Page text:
ARMAGH’S first citizen has expressed her delight that the city has been conferred with a lord mayorality to mark the Queen’s Diamond Jubilee.
Mayor Freda Donnelly – who along with her successors will be elevated to the status of Lord Mayor under the new arrangements – was speaking after it was announced yesterday that the historic city had beaten off competition from Gloucester, Peterborough and Wakefield to scoop the award.
Armagh joins a select band of only 30 other UK cities that have Lord Mayors and is only the second Northern Ireland city to enjoy this honour along with Belfast.
Mrs Donnelly said she was “absolutely delighted” with the development.
“I would like to pay a special tribute to the council staff who forwarded the application and thank them for their hard work and dedication,” the DUP woman said.
“It is a great endorsement to all involved with Armagh City and District Council for their foresight and vision for the community at large.”
Under the revised arrangements, the new Lord Mayor will have the honorific title of ‘The Right Worshipful the Lord Mayor of Armagh’ for as long as they hold the office.
Mrs Donnelly confirmed the documents would be issued to the council in due course. Asked how the new title would feel once formally granted, Mrs Donnelly joked: “I think I could get used to it.”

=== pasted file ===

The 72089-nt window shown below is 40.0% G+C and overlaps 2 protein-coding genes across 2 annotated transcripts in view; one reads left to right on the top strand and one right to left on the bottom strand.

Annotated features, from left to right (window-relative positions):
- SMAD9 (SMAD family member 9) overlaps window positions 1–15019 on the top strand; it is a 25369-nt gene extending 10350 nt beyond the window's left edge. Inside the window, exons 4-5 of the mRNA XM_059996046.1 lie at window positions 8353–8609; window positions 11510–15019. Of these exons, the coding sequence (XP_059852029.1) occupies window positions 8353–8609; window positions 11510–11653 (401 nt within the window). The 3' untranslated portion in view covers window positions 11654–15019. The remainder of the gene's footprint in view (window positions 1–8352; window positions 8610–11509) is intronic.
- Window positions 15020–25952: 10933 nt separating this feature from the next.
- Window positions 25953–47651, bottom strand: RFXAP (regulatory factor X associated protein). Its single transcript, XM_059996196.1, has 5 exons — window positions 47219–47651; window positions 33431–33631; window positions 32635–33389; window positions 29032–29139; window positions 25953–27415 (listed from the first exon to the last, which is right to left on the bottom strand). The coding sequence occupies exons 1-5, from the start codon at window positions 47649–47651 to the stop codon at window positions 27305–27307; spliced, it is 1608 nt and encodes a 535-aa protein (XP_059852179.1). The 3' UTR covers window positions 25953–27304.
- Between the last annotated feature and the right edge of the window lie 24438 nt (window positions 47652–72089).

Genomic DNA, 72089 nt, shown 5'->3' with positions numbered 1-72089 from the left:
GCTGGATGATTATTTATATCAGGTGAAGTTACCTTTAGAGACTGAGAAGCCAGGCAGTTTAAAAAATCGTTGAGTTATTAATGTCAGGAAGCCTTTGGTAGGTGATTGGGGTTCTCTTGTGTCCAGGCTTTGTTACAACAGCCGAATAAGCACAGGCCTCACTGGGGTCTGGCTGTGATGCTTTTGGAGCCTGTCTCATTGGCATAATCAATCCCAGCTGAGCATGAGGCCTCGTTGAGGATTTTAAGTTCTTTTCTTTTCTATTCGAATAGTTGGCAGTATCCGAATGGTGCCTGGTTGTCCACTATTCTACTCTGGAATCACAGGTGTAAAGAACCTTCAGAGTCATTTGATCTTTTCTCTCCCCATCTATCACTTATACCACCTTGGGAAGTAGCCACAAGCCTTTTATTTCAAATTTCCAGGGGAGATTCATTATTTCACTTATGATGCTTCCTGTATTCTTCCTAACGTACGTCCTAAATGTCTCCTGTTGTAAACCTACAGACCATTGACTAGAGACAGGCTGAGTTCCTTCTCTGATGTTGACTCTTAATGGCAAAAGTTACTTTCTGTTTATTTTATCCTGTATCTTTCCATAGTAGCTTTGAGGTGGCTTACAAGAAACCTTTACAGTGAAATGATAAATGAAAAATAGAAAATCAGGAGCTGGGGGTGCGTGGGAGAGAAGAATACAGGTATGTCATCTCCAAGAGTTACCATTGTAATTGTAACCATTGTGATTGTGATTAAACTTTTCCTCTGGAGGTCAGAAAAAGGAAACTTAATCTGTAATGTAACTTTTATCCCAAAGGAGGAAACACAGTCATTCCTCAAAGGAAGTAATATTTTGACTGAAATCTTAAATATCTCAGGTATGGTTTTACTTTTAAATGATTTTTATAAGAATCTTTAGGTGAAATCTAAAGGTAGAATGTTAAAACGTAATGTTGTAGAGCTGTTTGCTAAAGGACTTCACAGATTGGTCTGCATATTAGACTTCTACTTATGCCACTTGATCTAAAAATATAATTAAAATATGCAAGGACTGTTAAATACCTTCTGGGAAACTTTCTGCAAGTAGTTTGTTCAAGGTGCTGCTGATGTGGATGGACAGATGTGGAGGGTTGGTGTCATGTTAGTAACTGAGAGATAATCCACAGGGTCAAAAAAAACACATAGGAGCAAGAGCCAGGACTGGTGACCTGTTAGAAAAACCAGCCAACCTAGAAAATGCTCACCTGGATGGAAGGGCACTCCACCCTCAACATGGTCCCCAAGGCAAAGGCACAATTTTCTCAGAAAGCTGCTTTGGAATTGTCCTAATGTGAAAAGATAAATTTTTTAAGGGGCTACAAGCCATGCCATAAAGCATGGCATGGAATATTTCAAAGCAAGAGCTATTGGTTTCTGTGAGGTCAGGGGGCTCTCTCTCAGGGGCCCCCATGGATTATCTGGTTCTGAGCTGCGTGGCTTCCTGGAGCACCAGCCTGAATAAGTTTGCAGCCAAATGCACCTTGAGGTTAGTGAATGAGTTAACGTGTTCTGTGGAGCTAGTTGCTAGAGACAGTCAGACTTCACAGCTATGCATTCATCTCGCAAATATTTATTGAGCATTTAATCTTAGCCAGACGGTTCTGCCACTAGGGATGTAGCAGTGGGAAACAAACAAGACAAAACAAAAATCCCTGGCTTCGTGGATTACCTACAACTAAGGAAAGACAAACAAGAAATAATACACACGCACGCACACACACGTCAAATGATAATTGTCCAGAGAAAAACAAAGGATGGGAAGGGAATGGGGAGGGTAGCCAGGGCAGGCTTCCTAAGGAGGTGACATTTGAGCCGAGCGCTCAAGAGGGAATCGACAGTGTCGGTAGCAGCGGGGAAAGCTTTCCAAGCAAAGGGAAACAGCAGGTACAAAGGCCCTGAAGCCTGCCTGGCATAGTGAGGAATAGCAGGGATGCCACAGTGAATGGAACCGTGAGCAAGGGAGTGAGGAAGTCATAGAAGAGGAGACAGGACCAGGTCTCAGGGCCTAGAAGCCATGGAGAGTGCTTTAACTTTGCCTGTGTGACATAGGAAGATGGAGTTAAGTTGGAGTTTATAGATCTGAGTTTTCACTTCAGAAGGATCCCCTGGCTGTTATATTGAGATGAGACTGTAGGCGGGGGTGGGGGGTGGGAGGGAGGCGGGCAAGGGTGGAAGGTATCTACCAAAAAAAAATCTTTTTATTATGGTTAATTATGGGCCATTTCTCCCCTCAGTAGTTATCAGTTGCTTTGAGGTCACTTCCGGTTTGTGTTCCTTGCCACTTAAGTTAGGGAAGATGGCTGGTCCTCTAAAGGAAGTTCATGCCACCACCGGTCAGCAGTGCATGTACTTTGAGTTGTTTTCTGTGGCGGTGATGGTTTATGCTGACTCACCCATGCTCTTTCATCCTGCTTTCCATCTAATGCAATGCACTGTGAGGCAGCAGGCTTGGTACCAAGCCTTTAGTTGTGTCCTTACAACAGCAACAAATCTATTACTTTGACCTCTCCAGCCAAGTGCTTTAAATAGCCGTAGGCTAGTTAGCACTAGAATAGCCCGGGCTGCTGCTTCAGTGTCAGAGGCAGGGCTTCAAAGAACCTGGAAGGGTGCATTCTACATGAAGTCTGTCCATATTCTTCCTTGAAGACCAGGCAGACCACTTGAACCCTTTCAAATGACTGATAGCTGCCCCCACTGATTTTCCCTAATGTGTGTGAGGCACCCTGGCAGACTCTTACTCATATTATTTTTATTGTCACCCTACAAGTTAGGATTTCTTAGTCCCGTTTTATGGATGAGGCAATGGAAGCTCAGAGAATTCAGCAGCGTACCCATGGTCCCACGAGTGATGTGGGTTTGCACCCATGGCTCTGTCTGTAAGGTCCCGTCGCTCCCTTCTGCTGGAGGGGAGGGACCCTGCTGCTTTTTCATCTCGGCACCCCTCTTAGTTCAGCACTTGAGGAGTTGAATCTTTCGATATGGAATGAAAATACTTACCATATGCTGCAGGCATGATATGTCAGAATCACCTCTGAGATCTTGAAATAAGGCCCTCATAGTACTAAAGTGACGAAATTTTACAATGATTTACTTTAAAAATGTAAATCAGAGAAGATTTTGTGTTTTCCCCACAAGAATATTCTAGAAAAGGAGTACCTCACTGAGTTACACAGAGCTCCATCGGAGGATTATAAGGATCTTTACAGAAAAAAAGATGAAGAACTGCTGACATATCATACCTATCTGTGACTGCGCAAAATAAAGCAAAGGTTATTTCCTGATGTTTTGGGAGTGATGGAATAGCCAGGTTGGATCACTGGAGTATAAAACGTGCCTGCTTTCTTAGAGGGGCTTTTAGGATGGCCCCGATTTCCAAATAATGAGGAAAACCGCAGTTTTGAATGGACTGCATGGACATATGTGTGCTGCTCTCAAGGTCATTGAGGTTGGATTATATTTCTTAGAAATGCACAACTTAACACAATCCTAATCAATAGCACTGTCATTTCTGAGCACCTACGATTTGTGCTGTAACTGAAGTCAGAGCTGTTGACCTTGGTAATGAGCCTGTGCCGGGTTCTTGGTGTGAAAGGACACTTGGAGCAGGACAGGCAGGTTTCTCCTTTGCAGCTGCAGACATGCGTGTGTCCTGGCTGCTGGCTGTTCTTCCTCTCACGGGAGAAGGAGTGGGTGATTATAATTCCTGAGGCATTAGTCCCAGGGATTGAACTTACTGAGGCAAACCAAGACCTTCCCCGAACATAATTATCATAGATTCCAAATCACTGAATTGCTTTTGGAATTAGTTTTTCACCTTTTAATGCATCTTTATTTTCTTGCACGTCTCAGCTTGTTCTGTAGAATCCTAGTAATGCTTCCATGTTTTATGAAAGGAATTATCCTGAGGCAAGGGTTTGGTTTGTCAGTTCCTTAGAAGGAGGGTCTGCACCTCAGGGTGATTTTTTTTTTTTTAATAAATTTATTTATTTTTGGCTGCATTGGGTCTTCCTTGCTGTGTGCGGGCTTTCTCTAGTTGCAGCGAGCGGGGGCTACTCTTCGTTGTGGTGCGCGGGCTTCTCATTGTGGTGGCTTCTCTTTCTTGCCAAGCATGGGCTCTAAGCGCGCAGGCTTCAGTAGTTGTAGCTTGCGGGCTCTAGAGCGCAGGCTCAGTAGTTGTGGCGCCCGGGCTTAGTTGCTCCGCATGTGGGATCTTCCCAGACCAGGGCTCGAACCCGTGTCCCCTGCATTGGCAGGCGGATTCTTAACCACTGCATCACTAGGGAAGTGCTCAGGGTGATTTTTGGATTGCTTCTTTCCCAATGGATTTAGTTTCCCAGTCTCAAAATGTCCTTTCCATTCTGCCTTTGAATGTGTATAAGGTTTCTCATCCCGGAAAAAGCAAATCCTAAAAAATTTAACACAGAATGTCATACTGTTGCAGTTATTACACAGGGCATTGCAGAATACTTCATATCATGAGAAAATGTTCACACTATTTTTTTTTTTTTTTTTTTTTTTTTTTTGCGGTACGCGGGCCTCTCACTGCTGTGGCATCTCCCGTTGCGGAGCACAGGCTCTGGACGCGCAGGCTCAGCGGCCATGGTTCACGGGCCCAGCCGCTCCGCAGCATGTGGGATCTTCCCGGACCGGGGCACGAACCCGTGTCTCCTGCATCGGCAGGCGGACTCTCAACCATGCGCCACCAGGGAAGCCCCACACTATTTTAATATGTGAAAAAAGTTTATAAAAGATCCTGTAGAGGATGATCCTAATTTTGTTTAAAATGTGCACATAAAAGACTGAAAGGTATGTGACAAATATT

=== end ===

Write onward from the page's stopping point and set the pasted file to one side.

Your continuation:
Secretary of State Owen Paterson led congratulations to Armagh council. He said: “Armagh’s venerable past from the time of Saint Patrick was doubtless a key factor in helping it beat the other competitors in the civic honours competition.”
Armagh was previously conferred with city status by the Queen in 1994.
DUP MLA William Irwin said it would be one of the “focal points” for the Jubilee celebrations in June and expressed his hope the Queen would visit the area as part of her current UK tour.
Meanwhile, city status was conferred yesterday on the towns of Chelmsford in England, St Asaph in Wales and Perth in Scotland.
Coleraine and Craigavon were among 25 bids for the separate competition, but neither were shortlisted.
The awards were made by the Queen on the advice of Deputy Prime Minister Nick Clegg following a competition to bid for civic honours launched in December 2010.
Mr Clegg said the decision to award a new city in England, Scotland and Wales and a lord mayoralty in Northern Ireland reflected the significance of every part of the UK in the Diamond Jubilee year.
He said: “I hope the competition has given the residents of all of the places which applied a sense of civic pride, of collective ownership and of community spirit.”